Tuesday, January 10, 2017

The Mandarin Mystery (1936)

The Mandarin Mystery is a 1936 murder mystery made by Republic Pictures and based on  the Ellery Queen detective novel The Chinese Orange Mystery

The screenplay is a very loose adaptation indeed of the novel. In fact, sadly, it has almost nothing to do with the novel.

A young woman named Josephine Temple arrives in New York with a stamp which she hopes to sell to noted philatelist Dr Kirk. The stamp, the famed Chinese Mandarin, just happens to be the most valuable stamp in the world, so valuable that the sale will set up Miss Temple and her parents for the rest of their lives.

Of course the stamp gets stolen, and by a stroke of good fortune crime novelist and amateur detective Ellery Queen is already on the scene. In fact he’s at the hotel and already has his eye on Miss Temple, for romantic rather than detectival reasons. Ellery’s father, Inspector Richard Queen of the New York Police Department, is soon on hand as well.

The stamp gets stolen a few more times and there are a couple of murders. The first corpse is found with his coat on back-to-front, just like the fellow on the famous stamp (the explanation of the back-to-front clothing on the figure on the stamp is one of the more unconvincing elements in the screenplay).

The stamp is the key to the mystery, but the stamp is the only one of its kind in existence so it would be very difficult to sell. Why would anyone steal it? The explanation of this is another rather unconvincing element.

The novel has a wildly original and brilliantly conceived plot. So if you’re going to make a film from such a story what’s the first thing you do? Why of course you eliminate everything that is original and brilliant and substitute a predictable piece of third-rate hack work. That’s exactly the course that was followed in this case. Even worse, they kept a few of the clever ideas but changed them around so they were no longer clever and no longer made any sense.

Why does Hollywood so often insist on taking a perfectly good story and ruining it? Perhaps the theory is that if the source material was a very popular novel (as it was in this case) then many members of the audience would already have read the book and would therefore know the solution. So changing the plot out of all recognition would avoid this danger. On the other hand the audience for books has always been pretty small compared to the audience for movies so I don’t see such a strategy would be necessary.

I’m inclined to think it’s just the way Hollywood works. Too many people taking a hand in things and they all want to justify their involvement and the best way to do that is to change something even if it doesn’t need changing. There were four writers involved in this movie and that’s always an ominous sign.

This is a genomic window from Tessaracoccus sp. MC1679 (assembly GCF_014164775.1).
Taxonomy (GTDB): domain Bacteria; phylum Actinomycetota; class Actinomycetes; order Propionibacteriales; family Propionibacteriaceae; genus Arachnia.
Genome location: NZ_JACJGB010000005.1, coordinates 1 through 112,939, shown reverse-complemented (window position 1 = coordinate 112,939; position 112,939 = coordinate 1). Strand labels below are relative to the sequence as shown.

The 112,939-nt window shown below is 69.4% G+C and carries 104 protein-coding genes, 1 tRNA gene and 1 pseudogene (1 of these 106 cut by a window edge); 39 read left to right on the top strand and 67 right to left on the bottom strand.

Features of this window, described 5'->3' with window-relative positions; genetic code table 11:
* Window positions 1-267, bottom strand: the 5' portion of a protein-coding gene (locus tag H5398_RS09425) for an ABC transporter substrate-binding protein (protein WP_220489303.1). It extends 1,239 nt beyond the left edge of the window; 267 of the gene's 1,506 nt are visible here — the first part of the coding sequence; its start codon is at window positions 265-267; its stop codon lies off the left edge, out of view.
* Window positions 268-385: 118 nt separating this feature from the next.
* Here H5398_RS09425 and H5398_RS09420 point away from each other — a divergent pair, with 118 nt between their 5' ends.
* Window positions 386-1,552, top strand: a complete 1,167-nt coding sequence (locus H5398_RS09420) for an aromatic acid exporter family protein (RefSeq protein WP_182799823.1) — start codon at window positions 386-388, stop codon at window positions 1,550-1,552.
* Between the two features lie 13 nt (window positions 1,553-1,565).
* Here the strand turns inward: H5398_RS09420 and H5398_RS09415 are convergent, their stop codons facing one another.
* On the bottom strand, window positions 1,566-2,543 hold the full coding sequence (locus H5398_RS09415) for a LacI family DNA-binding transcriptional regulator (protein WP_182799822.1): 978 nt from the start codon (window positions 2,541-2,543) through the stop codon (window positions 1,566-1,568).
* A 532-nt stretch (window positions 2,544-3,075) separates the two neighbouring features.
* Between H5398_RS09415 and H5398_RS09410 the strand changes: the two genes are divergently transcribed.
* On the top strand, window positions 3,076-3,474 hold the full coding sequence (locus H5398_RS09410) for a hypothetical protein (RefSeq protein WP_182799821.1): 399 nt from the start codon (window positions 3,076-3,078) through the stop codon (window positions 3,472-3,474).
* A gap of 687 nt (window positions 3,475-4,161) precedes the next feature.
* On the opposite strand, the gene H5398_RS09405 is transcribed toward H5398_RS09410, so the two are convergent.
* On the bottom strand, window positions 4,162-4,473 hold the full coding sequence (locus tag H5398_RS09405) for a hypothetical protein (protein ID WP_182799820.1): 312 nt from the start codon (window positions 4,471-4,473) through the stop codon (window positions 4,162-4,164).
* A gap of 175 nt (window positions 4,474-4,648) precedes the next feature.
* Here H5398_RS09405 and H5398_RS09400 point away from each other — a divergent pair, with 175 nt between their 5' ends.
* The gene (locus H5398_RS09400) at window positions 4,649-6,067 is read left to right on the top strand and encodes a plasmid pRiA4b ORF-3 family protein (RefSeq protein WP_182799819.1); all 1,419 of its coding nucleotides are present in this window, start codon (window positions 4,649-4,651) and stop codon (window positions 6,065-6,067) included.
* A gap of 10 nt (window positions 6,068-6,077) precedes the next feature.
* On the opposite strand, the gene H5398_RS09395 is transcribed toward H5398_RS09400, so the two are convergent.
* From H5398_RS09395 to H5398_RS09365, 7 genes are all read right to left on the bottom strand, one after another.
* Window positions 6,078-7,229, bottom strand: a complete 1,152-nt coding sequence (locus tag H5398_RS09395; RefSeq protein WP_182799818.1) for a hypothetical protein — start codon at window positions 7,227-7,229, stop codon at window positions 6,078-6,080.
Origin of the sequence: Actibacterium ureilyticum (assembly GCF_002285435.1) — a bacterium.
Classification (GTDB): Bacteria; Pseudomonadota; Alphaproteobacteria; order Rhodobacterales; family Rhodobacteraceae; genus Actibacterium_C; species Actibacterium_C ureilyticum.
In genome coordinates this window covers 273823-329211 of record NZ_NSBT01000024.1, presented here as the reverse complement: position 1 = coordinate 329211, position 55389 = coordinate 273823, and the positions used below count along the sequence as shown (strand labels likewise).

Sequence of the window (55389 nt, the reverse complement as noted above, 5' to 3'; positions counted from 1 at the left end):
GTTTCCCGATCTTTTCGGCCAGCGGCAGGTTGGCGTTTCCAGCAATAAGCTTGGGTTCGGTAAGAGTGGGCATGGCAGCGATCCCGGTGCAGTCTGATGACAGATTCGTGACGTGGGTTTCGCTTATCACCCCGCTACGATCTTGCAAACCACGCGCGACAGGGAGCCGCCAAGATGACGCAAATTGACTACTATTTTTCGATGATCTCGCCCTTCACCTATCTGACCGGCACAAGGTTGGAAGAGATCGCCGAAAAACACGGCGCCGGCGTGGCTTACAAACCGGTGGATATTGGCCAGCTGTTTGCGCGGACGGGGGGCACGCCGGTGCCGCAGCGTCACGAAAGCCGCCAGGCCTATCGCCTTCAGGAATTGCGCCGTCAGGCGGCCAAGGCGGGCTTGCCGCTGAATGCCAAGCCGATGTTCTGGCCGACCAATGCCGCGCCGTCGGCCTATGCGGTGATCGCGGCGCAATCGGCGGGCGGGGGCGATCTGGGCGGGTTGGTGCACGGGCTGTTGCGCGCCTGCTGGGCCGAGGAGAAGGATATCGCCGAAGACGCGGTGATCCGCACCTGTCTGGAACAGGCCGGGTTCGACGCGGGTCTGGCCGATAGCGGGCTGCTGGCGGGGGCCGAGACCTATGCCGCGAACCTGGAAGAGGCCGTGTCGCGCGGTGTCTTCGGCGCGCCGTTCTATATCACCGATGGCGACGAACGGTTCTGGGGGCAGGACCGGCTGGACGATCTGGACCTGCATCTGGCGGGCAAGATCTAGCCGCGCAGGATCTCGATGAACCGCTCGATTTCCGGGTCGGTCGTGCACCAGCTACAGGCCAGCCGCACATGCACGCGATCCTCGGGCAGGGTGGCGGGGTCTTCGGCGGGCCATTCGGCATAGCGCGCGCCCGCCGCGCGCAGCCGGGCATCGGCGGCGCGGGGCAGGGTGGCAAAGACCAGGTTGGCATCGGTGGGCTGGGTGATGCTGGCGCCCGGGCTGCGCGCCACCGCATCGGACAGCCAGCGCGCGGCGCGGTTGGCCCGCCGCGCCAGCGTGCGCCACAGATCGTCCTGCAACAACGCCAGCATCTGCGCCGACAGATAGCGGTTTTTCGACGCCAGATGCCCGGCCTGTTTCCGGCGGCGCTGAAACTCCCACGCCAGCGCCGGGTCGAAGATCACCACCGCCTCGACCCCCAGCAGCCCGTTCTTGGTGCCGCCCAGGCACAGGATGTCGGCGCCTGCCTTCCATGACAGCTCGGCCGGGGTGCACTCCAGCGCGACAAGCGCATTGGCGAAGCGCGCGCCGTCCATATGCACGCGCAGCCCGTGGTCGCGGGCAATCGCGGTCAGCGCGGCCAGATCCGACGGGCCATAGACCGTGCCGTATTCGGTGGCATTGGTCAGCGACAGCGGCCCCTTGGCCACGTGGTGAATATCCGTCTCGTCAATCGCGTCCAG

Director Ralph Staub spent most of his career making shorts with only a handful of features in his résumé. Judging by this effort he should have stuck to shorts.

The movie is played for comedy and romance rather than being a serious murder mystery movie. Eddie Quillan plays Ellery Queen as an irritating loud-mouthed comic character rather than the slightly foppish upper-class aesthete that he is in the early Ellery Queen books. I guess it was figured that brash motor-mouths were more popular with the movie-going public.

Wade Boteler is OK as Ellery’s father, Inspector Richard Queen, although he’s a bit too big and beefy and obviously cop-like for my tastes (the character in the novels isn’t quite a stereotypical New York homicide cop). Franklin Pangborn contributes a typical Franklin Pangborn performance as the rather effete hotel manager. The other cast members are instantly forgettable.

The film is in the public domain and my copy comes from one of the Mill Creek 50-movie public domain sets (the Dark Crimes set which is actually quite worthwhile if you can find it for a good price). The image quality is poor and washed out and the sound quality is very iffy, but on the other hand at the price I paid for the set it worked out at about 26 cents a movie so I can’t complain. And it is watchable. It’s also been issued by Alpha Video but I suspect their release is every bit as bad - if you were contemplating paying $6 for the Alpha Video DVD you’d be better off paying $13 for the Mill Creek set and that way you get 49 other movies as well!

This is one of those movies that is much easier to enjoy if you haven’t read the book. If you fall into that category you’ll find this is just a stodgy uninspired second-rate B-feature. If you’ve read the book then the movie is an abomination. The Mandarin Mystery is not really particularly worth bothering with. The Mill Creek Dark Crimes DVD set is worth getting though - at 26 cents a movie it’s hard to beat for value if you don’t mind the fact that these are public domain films and the transfers are pretty rough. Actually 26 cents is about what The Mandarin Mystery is worth.

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